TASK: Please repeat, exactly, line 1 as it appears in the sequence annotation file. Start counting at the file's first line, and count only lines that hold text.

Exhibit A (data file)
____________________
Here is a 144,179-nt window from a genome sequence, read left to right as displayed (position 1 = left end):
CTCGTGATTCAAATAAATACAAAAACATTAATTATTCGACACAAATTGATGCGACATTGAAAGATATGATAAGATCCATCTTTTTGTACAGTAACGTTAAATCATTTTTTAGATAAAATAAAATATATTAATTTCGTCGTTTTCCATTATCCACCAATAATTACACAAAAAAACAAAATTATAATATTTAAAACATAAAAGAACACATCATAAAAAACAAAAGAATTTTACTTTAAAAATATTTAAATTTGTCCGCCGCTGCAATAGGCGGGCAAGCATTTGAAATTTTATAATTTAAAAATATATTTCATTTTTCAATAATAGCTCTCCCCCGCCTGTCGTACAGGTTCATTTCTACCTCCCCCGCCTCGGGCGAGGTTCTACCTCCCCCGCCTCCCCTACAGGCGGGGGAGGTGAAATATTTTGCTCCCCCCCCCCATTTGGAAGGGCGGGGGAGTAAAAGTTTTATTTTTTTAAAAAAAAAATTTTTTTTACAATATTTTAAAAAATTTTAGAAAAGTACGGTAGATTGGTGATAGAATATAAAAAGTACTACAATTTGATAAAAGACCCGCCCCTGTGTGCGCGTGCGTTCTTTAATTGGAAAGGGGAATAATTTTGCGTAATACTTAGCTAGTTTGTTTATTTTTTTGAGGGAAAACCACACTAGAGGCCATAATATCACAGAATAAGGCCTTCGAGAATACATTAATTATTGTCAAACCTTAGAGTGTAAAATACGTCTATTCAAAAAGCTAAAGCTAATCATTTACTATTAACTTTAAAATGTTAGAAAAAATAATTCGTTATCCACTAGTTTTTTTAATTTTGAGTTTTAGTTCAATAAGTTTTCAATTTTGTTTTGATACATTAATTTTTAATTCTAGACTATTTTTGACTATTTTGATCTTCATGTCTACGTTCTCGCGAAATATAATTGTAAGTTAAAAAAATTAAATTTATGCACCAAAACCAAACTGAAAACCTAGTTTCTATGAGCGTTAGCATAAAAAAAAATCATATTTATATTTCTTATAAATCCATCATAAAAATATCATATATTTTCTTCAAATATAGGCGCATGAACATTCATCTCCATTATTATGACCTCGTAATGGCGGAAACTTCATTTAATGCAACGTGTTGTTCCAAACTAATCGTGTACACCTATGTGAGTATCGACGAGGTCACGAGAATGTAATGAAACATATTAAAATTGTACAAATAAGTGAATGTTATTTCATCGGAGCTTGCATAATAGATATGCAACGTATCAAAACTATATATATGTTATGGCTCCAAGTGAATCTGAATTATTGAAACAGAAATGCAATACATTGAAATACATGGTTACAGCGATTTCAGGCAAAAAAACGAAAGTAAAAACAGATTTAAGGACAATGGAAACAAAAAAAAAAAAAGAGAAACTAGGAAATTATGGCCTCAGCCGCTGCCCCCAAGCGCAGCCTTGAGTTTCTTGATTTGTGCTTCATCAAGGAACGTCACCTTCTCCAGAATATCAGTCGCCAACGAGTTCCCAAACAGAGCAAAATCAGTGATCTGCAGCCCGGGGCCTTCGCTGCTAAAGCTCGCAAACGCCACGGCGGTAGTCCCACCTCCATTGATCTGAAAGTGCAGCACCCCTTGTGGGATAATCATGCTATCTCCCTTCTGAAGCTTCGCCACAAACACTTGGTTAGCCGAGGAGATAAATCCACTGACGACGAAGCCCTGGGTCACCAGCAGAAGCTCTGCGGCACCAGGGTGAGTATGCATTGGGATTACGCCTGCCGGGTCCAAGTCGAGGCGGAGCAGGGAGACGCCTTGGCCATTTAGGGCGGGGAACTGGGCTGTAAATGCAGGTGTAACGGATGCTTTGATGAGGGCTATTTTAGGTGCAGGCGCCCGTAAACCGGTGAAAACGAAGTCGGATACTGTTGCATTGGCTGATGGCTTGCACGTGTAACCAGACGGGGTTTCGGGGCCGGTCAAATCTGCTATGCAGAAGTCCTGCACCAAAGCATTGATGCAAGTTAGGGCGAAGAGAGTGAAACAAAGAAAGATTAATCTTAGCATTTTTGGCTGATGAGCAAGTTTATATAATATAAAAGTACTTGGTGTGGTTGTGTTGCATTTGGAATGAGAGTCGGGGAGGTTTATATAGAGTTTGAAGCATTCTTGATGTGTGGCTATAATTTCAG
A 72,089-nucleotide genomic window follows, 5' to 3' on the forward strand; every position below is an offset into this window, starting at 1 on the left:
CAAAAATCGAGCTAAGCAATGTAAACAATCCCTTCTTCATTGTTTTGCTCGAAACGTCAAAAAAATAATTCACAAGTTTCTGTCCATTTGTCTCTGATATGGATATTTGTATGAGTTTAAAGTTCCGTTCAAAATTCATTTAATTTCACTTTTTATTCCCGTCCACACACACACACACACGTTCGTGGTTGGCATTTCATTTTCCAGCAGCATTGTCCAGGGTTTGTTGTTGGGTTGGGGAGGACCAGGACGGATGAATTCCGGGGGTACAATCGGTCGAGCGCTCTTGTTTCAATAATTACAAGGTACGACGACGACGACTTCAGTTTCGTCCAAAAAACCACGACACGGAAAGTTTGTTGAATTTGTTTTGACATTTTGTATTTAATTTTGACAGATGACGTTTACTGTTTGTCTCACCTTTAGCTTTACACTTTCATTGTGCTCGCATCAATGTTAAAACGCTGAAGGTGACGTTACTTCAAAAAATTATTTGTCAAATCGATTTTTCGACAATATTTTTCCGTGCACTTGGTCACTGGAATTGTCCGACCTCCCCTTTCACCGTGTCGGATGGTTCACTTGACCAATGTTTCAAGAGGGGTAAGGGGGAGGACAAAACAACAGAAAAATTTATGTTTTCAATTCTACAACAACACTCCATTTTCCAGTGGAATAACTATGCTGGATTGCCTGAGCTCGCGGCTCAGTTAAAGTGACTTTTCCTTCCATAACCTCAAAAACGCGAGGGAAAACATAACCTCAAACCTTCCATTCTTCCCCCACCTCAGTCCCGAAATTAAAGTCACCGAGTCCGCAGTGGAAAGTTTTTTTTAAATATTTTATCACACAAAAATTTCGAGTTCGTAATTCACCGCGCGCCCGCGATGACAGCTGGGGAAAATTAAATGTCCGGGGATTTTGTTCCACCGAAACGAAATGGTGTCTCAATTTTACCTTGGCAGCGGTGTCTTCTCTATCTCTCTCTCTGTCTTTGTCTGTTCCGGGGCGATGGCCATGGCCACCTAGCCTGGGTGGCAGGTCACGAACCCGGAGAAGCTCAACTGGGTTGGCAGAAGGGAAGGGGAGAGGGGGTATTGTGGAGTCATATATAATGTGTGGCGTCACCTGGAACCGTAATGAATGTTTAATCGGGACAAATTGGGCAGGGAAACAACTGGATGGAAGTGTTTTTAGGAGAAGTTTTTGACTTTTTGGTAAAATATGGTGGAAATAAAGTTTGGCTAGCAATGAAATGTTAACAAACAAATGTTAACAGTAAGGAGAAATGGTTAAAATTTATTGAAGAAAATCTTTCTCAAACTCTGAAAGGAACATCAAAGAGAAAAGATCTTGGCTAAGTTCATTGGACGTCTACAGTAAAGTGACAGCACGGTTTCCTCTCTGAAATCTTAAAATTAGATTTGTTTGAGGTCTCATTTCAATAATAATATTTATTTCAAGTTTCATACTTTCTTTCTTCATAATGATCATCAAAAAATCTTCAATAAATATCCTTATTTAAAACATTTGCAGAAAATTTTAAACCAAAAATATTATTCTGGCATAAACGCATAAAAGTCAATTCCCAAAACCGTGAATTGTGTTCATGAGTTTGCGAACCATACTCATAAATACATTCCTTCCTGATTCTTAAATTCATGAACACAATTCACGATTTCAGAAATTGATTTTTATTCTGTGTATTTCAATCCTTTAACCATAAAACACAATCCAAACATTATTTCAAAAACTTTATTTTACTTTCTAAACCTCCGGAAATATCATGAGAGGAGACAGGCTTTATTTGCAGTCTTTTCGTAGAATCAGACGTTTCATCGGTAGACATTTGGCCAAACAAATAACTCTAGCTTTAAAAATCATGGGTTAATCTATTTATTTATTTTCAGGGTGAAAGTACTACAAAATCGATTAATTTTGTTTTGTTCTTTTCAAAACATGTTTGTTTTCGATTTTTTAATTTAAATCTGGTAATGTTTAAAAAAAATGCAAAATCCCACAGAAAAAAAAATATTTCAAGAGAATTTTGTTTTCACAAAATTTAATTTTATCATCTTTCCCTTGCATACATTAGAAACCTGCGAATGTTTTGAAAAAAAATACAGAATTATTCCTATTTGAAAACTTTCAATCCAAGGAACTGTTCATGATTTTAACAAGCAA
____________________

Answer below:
Here is a 144,179-nt window from a genome sequence, read left to right as displayed (position 1 = left end):